Sometimes I wonder. I wonder a lot. “Why?” is almost always a futile question, with one answer contradicting another, if any knowable possibilities exist. And in this case, I’m not sure they do exist. I used to wonder about the “Why?” of my own failed ambition. Then I realized where publication had gone and how it could only descend into an even worse abyss. “I was addicted to cocaine” must be the first line of a thousand memoirs.
Why anyone cares is another “Why?” full of irresolvable contradictions. Are memoir readers so devoid of their own experiences that they become voyeurs? Are they, like Jimmy Stewart in Rear Window, trapped in wheelchairs and essentially staring into apartments, looking for action? Are they searching for alternate personalities? I’d rather not know.
And when it comes to “literary” novels, what do we have? One look at the bio photos will tell you all you need to know. In one such photograph, the author with an English Ph.D. (of course) is apparently eating his glasses. And don’t forget your sympathetic characters, even though I find the typical protagonist a bore whose life I can see all about me in those flailing for some kind of identity and the requisite affair. All of this takes place in a doll’s house hidden from any outside reality, unless university life reflects outside reality (it doesn’t).
Why, then, do I continue to write? It has nothing to do with money or fame. It has to do with I have to do it. Sure, I wish for success. I’m not one of those writers who doesn’t care whether a manuscript rests corpse-like in a drawer. I am also not interested in being anything like Bukowski; it sounds romantic, but try waking up shaking in some hellhole. I no longer try to emulate alcoholic, drug-addicted writers, most of whom kill themselves.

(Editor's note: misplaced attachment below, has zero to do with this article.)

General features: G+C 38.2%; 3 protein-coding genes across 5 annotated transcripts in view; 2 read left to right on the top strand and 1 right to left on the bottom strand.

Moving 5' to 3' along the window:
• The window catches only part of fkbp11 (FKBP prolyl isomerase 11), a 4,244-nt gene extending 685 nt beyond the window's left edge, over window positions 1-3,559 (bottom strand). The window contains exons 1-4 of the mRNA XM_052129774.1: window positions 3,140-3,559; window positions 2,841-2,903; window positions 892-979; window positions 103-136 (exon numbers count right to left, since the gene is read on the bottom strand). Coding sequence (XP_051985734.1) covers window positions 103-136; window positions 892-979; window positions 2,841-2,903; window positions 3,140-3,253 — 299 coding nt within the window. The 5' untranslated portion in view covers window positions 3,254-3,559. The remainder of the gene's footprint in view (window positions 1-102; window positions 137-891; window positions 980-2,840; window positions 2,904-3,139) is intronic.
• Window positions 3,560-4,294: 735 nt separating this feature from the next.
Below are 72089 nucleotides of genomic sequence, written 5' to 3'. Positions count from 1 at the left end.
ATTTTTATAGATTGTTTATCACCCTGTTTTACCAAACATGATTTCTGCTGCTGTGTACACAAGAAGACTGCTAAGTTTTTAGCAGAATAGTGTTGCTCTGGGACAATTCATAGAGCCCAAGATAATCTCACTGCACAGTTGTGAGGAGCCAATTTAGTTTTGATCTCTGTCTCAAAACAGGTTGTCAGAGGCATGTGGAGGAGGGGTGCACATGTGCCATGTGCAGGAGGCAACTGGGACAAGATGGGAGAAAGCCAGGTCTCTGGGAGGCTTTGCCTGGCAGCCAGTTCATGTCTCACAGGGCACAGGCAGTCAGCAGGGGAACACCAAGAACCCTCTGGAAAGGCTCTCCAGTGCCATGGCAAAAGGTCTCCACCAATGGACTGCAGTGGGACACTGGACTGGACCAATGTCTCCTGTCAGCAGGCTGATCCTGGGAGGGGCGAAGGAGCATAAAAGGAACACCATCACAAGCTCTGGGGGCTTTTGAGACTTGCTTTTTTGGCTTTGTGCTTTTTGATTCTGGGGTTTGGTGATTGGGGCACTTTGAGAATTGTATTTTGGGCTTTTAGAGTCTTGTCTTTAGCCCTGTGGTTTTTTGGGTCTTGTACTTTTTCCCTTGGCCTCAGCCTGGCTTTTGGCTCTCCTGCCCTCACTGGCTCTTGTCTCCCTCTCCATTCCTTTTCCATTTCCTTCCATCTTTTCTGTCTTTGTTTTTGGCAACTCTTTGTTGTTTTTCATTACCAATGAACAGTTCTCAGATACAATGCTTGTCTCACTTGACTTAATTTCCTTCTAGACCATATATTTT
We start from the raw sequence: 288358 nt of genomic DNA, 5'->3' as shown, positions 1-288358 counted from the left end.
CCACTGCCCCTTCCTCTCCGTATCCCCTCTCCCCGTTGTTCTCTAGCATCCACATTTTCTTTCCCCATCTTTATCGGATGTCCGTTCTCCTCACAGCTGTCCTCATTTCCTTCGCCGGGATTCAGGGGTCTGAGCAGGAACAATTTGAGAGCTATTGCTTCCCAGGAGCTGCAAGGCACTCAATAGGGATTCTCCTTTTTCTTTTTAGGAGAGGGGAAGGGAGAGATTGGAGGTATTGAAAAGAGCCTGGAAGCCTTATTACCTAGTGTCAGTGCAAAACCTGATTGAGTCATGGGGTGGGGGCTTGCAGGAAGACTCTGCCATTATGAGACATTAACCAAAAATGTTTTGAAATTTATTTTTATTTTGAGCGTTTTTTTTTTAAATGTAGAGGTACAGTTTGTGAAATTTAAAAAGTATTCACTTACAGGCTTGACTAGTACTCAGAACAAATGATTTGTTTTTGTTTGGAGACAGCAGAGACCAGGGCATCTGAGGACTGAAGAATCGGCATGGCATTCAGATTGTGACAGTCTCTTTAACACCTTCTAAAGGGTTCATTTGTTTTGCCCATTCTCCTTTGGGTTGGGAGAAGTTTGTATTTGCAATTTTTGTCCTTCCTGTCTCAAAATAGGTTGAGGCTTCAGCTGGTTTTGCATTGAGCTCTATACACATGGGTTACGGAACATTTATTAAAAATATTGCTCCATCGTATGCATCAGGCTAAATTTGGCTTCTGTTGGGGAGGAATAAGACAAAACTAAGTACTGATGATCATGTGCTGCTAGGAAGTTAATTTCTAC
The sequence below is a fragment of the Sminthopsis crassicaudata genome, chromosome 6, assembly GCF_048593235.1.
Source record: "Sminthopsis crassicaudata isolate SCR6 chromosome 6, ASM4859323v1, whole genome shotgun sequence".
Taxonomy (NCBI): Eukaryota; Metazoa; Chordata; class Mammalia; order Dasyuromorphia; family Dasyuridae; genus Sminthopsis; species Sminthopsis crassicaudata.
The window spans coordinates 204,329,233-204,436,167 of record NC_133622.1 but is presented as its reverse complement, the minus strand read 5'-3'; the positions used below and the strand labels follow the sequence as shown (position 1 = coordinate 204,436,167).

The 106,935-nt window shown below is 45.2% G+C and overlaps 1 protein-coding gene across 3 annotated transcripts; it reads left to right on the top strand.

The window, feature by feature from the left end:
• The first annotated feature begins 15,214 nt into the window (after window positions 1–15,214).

The misery of writing stems from ambition. Ambition kills, a bottomless pit within the brain that can never be filled to the brim of satisfaction. I quote from Deng Ming-Dao’s Everyday Tao (which I highly recommend): “The thoughts of others are traps. Those who follow Tao do not let themselves be defined, bothered, or admired by others.”
Those words remind me of my favorite rejection letter, in which the editor compared my work to John Kennedy Toole’s A Confederacy of Dunces. As most know, Toole committed suicide after numerous rejections. I am uncertain whether the editor was suggesting I commit suicide. I suggest he does.
Other than this kind/unkind rejection, I’ve been rather fortunate. My rejections are often flattering before the arrival of the “no” ending the missive. These letters are like would-be lovers who finally admit, “I don’t love you; I just want to be friends.” The same letters arrive from literary agents, whose jobs apparently have one prerequisite: geek glasses.
Again, writing for me no longer has anything to do with ambition. I suggest doing the same. Some time ago, I gave up ambition for Lent. Later, I gave up Lent for Lent. I don’t have a prayer.
Instead, writing serves as a tonic, minus gin but with the same impact, until the next morning, when I don’t have a hangover and need a gin and tonic; I only need write again. If I don’t write, my arteries clog from not getting enough exercise in my chair. My agoraphobia suffers, and I begin to think there’s somewhere worth going along the endless strip of strip malls. Writing is my succor. It’s my methadone kitty. I need visit no clinic, only my imagination. And without imagination, I would commit bestial criminal acts. I would rather describe them. Writing is an exorcism without the Catholic trimmings. The mind is full of demons. Help me somebody! Better do it myself. I fear men with briefcases.
Every completed novel comes with a lottery ticket’s chance of “winning.” Even upon “winning,” the book had better sell well or you’re finished. Careers are no longer built but destroyed to make room for new careers. Keep those memoirs coming, but do your youthful suffering first. If publishing were the music industry, there would be no future Rolling Stones, and Led Zeppelin’s career would have ended with Stairway to Heaven.
Don’t write what you know because we probably already know it. Don’t write for yourself because you’re unlikely to be very interesting, unless you’re busy compiling experiences for memoirs, far better witnessed than read. Write for some unknown reader, one with curiosity and a desire to learn new ways of seeing the world.